PowerPoint Cross-Platform Compatibility
In this tutorial, we’ll explain some of the idiosyncrasies involved with transferring a PowerPoint presentation between Microsoft Windows and Apple OS X.
Some of the most common problems resulting from moving a PowerPoint presentation from one platform to another are listed below. If you encounter a problem not discussed here, visit the references listed at the end of this tutorial for more help and information.
- Fonts and Encoding
- Problem: There are many different fonts available, many of which are not the same on both system platforms. You may also have installed additional fonts on your system that are not commonly found on other systems (or may be platform specific). The characters cause errors in the way the text is viewed on the other system.
- Solution: Use common, standard fonts such as Arial and Times New Roman. These can be found on almost all systems, and are generally considered to be “safe”. The chances of encountering a compatibility issue with these “safe” fonts are slim.
- File names and naming conventions
- Problem: Operating systems use different alphanumeric characters and symbols for different uses in files (usually behind the scenes, so to speak, outside of the user experience). The PC and Mac file systems use different file naming conventions. For example, one system could support certain characters in your file names (i.e. ‘?’, ‘*’, ‘@’) while the other may not.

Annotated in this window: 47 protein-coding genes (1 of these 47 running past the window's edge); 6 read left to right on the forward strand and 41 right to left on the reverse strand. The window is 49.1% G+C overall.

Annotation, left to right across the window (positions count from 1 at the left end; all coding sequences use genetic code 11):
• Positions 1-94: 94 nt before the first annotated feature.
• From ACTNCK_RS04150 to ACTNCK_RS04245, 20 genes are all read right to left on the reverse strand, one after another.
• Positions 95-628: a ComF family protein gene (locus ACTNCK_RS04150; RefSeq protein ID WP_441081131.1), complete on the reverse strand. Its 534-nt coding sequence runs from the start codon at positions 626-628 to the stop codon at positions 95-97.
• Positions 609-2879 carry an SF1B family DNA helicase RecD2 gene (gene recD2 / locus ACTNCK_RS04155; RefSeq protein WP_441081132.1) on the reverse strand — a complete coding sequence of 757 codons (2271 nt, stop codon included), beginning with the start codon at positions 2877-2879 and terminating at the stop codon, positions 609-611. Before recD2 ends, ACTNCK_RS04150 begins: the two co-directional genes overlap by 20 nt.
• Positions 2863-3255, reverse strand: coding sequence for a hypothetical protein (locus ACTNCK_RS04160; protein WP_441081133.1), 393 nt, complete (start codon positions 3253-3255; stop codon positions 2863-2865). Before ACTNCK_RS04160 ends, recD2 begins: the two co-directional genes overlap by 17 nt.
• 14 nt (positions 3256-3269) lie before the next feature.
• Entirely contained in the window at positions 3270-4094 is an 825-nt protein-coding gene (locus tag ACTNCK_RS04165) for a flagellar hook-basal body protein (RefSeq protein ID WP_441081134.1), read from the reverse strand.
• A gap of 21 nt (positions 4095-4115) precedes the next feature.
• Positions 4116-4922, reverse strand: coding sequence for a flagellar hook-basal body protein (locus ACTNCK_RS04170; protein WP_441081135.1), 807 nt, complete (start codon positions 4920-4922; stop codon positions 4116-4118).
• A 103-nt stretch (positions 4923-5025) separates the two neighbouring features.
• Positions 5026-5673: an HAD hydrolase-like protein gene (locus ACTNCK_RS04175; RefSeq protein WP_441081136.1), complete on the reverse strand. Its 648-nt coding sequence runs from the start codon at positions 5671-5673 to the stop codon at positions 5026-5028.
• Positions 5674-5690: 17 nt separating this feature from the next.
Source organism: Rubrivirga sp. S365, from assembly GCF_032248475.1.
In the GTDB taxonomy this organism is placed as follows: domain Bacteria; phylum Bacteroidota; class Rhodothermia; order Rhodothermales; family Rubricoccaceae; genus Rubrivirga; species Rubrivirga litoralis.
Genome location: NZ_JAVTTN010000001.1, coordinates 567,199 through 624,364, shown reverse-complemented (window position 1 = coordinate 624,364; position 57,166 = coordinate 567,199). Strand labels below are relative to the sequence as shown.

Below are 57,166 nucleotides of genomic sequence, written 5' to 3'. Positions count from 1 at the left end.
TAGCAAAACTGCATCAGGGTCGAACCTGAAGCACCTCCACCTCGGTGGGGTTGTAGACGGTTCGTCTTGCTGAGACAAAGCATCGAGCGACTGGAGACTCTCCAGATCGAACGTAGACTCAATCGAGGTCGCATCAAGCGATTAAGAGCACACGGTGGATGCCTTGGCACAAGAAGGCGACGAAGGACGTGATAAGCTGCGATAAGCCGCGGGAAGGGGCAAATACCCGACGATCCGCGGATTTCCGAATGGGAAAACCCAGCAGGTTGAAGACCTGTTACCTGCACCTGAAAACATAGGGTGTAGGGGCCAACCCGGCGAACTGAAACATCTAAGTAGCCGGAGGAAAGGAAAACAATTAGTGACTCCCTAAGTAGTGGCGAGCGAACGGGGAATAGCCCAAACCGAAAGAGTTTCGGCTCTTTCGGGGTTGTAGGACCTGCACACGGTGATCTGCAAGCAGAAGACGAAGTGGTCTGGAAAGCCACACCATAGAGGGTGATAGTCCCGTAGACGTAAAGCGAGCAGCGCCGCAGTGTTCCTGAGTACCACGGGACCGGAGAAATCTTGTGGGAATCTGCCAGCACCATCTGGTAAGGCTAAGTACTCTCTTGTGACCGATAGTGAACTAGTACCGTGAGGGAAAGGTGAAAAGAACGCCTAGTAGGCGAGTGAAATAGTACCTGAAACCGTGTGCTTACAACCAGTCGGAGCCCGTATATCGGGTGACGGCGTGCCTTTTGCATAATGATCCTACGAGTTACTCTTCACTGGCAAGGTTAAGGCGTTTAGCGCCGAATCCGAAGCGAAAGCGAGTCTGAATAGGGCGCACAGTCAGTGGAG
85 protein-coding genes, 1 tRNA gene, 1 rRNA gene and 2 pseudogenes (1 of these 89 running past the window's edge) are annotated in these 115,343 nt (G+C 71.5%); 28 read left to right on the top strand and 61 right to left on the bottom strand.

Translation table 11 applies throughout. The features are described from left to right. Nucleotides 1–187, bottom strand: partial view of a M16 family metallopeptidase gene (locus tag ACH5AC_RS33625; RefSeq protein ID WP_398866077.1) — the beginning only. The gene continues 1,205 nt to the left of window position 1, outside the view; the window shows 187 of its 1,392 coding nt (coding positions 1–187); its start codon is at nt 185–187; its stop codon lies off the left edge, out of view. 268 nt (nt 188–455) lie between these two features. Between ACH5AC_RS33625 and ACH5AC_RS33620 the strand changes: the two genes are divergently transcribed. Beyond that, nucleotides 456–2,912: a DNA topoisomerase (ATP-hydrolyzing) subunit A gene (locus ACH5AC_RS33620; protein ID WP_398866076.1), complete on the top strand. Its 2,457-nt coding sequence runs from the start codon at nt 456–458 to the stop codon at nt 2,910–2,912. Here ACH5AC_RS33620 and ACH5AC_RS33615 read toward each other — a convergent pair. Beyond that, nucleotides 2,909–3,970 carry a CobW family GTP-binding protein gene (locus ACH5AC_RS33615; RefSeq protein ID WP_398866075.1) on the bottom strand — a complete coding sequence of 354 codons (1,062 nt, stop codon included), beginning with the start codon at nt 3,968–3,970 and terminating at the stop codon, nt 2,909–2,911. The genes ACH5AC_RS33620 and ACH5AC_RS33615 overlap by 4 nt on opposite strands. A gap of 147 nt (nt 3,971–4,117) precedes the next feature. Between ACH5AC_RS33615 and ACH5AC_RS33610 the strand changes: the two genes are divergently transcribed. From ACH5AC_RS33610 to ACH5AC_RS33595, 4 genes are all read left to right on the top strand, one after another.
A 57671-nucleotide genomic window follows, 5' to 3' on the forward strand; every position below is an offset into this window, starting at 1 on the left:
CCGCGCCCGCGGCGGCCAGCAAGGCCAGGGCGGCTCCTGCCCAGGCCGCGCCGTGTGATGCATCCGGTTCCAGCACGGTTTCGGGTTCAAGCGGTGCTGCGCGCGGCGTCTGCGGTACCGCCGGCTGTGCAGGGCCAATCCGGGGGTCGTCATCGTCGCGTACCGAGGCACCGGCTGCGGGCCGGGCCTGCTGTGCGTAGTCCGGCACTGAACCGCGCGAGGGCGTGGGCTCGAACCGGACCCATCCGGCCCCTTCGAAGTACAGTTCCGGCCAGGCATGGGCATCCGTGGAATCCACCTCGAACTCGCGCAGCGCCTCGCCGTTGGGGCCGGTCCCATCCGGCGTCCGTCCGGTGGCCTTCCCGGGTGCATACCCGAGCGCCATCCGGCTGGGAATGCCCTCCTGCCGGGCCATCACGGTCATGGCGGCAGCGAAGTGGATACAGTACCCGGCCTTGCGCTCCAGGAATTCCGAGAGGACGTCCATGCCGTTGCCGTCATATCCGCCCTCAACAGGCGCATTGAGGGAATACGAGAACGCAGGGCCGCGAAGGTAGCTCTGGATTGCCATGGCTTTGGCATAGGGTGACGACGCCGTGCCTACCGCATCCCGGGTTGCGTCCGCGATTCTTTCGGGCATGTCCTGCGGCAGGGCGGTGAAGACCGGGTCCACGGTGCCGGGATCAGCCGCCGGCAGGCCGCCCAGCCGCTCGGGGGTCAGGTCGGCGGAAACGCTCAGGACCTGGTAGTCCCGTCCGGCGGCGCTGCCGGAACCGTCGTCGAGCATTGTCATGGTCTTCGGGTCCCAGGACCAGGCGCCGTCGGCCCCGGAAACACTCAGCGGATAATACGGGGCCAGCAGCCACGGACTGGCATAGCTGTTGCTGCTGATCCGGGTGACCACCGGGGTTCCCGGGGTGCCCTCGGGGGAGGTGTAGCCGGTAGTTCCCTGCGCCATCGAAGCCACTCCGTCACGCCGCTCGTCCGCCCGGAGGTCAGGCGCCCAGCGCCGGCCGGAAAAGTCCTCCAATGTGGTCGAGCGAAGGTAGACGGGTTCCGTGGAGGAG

- Solution: Avoid usage of characters that aren’t letters or numbers when naming your files. Avoid characters such as “ / “, “ @ “, “ $ “, etc. If you need to use symbols in your file names, stick to underscores (workspaces) and dashes (“ – “).
- Video and Video Formats
- Problem: You have video files in your presentation, but are not sure if they will work when transferred to another platform
- Solution: Typically, both systems will play any type of video if the codec (used to decrypt the video) is available for both platforms. To determine usability, test out the video on each system. If it works, then obviously there is no problem. If it doesn’t, find the codec for the system which cannot play the video and install it, or, make two separate video files encoded with codecs native to each system. If you are unsure about which codec to use, try encoding to mpeg1 as this format is supported on every system.
Further sources of information:
PC to Mac and Back: http://www.rdpslides.com/pptfaq/FAQ00281.htm
PPT Sound and Movies: http://www.rdpslides.com/pptfaq/FAQ00155.htm
Prepared by the ET Partners Program, IET Mediaworks and UC Davis